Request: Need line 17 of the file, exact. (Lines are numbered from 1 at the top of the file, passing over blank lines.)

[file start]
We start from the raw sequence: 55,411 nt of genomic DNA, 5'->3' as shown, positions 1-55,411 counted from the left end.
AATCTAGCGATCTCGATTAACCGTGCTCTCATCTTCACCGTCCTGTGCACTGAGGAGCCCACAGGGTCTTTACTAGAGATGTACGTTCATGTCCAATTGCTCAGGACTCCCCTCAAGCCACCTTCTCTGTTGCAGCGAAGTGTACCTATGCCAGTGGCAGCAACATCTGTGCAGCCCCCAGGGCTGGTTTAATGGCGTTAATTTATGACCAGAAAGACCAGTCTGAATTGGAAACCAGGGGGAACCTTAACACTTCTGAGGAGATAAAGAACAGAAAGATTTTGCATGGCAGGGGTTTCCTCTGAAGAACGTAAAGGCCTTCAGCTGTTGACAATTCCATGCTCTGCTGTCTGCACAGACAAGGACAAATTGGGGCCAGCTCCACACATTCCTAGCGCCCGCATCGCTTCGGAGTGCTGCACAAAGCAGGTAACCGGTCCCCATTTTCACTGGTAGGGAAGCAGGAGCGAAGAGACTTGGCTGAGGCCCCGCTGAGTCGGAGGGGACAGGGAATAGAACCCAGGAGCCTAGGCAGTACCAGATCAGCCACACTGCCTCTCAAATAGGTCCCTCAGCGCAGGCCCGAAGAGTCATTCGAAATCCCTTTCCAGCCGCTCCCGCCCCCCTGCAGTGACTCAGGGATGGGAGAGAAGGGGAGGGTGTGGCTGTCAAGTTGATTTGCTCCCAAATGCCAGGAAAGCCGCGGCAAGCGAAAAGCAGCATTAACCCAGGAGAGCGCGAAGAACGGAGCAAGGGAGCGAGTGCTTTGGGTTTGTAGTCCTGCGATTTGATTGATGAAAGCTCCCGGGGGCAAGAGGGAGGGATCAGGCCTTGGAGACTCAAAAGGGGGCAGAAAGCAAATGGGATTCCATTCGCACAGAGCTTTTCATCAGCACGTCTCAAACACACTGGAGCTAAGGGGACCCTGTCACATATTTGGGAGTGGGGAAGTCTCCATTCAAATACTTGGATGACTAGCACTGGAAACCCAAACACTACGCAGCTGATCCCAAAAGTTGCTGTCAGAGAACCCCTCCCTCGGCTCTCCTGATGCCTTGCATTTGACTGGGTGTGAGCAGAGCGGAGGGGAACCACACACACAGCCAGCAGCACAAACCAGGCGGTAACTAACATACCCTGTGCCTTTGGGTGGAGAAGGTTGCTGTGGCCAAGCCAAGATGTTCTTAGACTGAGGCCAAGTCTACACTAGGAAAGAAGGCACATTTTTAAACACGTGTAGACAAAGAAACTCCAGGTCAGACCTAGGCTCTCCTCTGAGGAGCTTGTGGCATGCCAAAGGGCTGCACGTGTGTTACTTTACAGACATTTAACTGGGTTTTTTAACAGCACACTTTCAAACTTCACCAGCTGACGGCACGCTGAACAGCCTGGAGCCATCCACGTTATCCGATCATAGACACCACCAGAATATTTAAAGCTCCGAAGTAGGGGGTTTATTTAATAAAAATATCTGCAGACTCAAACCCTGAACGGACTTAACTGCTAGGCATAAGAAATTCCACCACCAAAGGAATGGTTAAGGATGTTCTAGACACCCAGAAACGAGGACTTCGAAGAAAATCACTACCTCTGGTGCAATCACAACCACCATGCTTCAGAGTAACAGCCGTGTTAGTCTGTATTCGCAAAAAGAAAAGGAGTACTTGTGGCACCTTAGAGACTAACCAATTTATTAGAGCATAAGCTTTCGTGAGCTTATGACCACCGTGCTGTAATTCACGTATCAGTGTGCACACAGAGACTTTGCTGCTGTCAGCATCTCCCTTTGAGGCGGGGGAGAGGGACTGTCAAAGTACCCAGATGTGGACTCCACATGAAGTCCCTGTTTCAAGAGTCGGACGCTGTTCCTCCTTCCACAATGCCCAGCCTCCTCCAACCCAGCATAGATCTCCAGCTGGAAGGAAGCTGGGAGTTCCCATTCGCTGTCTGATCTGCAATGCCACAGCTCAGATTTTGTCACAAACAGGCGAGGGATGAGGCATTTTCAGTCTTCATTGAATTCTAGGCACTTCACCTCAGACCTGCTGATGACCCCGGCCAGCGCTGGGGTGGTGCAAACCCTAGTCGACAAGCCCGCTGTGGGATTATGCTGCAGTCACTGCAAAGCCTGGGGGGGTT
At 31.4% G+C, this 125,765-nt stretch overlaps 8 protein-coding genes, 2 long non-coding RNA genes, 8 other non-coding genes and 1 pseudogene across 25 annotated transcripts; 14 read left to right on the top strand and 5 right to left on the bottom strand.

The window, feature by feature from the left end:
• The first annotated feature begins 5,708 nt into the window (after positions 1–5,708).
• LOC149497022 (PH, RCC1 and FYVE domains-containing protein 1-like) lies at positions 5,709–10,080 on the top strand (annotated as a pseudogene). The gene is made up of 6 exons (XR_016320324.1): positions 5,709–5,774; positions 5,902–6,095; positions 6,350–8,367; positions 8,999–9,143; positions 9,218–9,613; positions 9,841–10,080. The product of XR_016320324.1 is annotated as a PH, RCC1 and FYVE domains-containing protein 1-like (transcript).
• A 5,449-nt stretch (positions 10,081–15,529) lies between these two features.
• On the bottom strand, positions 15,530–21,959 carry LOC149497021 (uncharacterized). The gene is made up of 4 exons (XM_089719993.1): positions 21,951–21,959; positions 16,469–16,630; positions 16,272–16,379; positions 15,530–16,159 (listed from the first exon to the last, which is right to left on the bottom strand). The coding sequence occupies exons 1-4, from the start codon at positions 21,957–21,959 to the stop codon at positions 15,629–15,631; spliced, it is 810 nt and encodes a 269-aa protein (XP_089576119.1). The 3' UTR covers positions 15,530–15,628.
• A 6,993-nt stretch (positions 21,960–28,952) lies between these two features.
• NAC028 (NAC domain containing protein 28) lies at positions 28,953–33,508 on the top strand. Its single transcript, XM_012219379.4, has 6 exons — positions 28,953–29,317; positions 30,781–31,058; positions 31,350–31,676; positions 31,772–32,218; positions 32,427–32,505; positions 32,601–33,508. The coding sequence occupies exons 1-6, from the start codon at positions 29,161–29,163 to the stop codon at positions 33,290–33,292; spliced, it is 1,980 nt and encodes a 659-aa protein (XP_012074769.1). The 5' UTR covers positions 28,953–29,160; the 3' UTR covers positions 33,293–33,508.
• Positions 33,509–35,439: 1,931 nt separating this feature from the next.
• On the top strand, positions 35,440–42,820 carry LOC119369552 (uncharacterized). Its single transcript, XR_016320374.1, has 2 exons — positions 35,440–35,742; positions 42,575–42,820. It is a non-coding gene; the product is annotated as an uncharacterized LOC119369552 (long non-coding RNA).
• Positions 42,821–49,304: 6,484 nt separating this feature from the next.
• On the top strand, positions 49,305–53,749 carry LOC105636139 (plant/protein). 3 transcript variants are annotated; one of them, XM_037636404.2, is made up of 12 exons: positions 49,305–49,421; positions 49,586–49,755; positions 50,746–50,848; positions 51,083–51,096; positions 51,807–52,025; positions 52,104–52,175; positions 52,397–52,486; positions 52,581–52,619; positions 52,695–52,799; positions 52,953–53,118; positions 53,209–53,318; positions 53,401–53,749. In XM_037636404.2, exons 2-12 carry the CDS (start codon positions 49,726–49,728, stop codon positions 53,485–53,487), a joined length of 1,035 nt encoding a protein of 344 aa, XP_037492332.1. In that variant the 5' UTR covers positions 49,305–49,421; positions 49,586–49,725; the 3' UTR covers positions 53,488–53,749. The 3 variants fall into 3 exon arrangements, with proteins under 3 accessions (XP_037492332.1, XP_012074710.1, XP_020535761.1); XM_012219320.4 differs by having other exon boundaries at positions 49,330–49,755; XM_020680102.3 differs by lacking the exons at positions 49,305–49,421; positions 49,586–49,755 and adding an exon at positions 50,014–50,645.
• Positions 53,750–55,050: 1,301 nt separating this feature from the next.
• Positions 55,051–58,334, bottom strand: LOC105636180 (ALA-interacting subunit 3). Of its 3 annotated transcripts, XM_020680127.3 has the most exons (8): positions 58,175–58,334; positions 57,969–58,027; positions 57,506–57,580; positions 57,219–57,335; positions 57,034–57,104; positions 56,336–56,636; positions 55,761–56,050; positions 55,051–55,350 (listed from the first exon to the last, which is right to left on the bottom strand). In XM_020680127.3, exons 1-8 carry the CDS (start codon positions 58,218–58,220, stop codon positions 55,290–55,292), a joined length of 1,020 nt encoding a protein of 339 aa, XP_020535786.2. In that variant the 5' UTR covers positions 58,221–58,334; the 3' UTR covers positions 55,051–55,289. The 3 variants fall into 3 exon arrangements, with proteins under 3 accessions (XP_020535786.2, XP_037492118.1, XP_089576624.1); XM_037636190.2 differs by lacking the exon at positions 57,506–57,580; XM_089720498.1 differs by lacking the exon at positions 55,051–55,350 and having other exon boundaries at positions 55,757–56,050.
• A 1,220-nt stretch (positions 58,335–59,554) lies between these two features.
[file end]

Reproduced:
• A 1,220-nt stretch (positions 58,335–59,554) lies between these two features.